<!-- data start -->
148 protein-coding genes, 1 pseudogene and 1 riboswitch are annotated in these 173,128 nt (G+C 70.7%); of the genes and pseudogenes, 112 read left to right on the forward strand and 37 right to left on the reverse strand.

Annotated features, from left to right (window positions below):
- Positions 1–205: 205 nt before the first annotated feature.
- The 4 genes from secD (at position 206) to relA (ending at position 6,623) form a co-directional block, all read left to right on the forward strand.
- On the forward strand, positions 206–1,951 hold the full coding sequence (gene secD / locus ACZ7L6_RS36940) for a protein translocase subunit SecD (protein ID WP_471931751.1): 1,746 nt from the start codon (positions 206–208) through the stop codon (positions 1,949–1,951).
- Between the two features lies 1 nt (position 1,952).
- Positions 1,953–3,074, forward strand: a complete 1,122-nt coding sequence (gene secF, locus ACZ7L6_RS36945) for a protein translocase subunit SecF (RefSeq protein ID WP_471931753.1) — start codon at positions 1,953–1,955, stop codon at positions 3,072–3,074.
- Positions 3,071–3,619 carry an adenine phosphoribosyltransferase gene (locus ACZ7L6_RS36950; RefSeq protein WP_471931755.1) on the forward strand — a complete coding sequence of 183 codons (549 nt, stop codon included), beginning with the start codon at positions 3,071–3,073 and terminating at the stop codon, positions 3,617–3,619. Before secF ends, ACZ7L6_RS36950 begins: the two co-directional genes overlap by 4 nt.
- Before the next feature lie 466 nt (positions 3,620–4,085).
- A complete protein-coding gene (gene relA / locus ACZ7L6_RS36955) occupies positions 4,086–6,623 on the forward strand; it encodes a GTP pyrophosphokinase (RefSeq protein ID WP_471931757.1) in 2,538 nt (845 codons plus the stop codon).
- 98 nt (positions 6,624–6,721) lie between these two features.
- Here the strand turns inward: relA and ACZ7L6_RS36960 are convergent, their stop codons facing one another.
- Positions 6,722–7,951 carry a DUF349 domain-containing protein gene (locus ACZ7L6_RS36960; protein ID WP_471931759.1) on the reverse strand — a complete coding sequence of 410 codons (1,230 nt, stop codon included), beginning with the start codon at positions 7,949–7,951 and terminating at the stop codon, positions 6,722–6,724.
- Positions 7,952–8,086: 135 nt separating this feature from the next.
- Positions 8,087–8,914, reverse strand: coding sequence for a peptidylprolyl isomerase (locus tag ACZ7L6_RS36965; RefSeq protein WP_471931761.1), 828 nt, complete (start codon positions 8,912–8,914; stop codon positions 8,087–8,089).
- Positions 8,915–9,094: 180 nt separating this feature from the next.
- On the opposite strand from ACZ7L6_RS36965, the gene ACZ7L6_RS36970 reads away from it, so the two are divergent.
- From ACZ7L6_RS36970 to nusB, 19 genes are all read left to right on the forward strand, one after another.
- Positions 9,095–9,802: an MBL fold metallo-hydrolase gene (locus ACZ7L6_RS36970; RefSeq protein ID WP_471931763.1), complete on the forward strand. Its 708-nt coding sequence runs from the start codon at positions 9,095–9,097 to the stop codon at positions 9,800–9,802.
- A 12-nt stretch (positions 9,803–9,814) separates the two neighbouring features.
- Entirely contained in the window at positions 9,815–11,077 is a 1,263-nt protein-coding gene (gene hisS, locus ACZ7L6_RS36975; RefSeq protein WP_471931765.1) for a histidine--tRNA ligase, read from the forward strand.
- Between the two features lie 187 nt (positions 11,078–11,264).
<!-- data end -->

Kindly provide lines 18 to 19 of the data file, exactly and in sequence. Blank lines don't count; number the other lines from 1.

- From ACZ7L6_RS36970 to nusB, 19 genes are all read left to right on the forward strand, one after another.
- Positions 9,095–9,802: an MBL fold metallo-hydrolase gene (locus ACZ7L6_RS36970; RefSeq protein ID WP_471931763.1), complete on the forward strand. Its 708-nt coding sequence runs from the start codon at positions 9,095–9,097 to the stop codon at positions 9,800–9,802.